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A Technology-First Approach to Handwriting and Autism Spectrum Disorder

The diagnosis of Autism Spectrum Disorder (ASD) has been increasing over the last 40 years. In 1970 it was estimated 1 in 10,000 children were diagnosed with ASD and today a prevalence rate of 1 in 50 is reported[1][2]. While we don’t quite know why there has been an increase in diagnosis, we do know that there is a responsibility to ensure that children with ASD are given the tools to succeed in life.

What’s the link between ASD and Technology?

Children are able to block out surrounding stimuli to focus on their touch screen task

Early school years are a crucial time for the development of various skills ranging from physical, cognitive and social-emotional. ASD has an effect on all of these areas and it’s important to cater to each child’s strengths and weaknesses so that they have the greatest chance for success. While there certainly are areas that children with ASD may struggle with, studies have suggested that people with ASD benefit from technology-based learning[3]. The advantages that tablets and computers provide cater to some core deficits of ASD. For example, technology-based learning provides a specific focus of attention due to reduced distractions from outside sensory stimuli. Learning with technology can provide an immediate, predictable and repeatable response. This is great for learning new skills such as handwriting!

ASD and Handwriting Issues

Work on letter formation and fine motor skills to improve handwriting!

Handwriting skills are essential for success in school. Interestingly, research shows that children with ASD don’t show differences in their ability to size, align and space their letters[4]. However, they do show difficulty in the forming of letters compared to peers. Also, fine motor skills were predictive of handwriting success in children with ASD. This means that a child who has ASD AND poor fine motor skills is at risk of struggling with handwriting. How do we address this issue? Well, to start we have to specifically train letter formation skills and fine motor skills. This means lots of tracing practice and multi-sensory learning (Children with ASD respond to visual stimuli well). Add in some hands-on play to improve those finger muscles and dexterity too!

Technology-Based Handwriting Practice

In order to cater to the strength of children with ASD we are developing a handwriting system that promotes handwriting practice AND fine motor skills while using a touch screen. Technology has great potential for facilitating learning in the ASD population. Our Hold It Write stylus trains the proper handwriting grasp with three ergonomically placed buttons. The LED light flashes green when all buttons are pressed correctly (tripod grasp) giving the child a great visual stimulus. Our handwriting application provides fun letter/shape formation games for repetitive and motivating practice!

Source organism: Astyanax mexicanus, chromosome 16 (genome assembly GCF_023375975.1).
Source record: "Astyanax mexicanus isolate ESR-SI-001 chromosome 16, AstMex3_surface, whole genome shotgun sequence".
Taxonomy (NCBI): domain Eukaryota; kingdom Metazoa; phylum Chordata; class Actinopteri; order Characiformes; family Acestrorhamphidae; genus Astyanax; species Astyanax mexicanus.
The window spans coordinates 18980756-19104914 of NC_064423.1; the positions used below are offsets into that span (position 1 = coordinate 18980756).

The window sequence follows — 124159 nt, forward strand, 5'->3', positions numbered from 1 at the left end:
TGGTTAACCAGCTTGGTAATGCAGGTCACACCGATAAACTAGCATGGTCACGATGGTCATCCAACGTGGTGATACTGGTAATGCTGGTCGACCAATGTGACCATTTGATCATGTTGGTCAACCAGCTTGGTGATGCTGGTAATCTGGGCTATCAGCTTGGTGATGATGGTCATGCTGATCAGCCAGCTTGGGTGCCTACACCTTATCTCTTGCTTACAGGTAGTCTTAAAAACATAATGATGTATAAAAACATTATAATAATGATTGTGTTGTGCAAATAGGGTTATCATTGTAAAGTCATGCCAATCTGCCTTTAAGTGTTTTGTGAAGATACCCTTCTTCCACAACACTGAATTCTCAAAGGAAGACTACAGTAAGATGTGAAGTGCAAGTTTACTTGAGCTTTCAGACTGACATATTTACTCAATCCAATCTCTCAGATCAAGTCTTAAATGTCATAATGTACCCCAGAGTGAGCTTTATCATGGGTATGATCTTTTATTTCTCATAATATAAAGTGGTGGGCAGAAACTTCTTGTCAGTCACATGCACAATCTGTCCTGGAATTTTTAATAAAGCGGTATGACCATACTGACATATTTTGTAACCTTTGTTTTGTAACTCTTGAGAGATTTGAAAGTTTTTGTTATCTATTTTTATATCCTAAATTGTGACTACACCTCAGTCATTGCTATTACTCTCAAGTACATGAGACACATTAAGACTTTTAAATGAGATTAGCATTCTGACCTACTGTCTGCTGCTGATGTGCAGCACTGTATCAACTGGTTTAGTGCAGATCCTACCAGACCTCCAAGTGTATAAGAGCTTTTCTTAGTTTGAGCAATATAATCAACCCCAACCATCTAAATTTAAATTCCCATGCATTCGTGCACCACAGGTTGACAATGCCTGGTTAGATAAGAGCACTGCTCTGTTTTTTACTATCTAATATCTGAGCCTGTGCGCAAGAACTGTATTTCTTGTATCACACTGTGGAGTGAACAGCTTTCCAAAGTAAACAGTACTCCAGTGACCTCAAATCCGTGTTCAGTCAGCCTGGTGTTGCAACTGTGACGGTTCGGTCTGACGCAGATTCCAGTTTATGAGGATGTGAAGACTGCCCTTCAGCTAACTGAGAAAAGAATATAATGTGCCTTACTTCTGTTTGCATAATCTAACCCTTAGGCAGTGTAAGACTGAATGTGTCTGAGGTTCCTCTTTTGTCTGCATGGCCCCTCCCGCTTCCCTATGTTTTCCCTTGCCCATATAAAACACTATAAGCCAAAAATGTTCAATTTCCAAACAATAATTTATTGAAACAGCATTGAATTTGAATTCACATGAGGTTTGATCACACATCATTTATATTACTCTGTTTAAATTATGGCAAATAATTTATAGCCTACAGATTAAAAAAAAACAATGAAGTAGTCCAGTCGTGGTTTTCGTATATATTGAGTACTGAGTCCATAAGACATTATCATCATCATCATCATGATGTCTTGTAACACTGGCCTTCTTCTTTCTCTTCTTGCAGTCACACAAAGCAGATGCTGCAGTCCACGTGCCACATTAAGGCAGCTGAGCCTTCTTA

Using Technology to Keep Track of Progress

By collecting and analyzing handwriting data during application use, our software can flag specific difficulties in handwriting and recommend games. The parent, teacher or therapist can track a child’s progress, while the child continues to have fun playing with their Hold It Write stylus and application.

Using the Best Parts of Touch Screens

Touch screens have taken a hit lately for their negative effect on children. We’re here to re-frame the way children use technology. Through handwriting, we can make touch screens an incredibly valuable tool for learning. We strive to create healthy connections with technology for our children.

Check out our website to learn more about our handwriting solution!


[1] Blaxill, M. F. (2004). What’s going on? The question of time trends in autism. Public Health Reports, 119, 536-551.

[2] Kogan, Blumberg, Schieve et. al. (2009). Prevalence of parent-reported diagnosis of autism spectrum disorder among children in the US, 2007. Pediatrics, 124, 1-9.

[3] Grynszpan, Weiss, Perez-Diaz, Gal. (2014). Innovative technology-based interventions for autism spectrum disorder. Autism 18(4). 346-361.

[4] Fuentes, Mostofsky, Bastian. (2009). Children with autism show specific handwriting impairments. Neurology. 73(19). 1532-1537.

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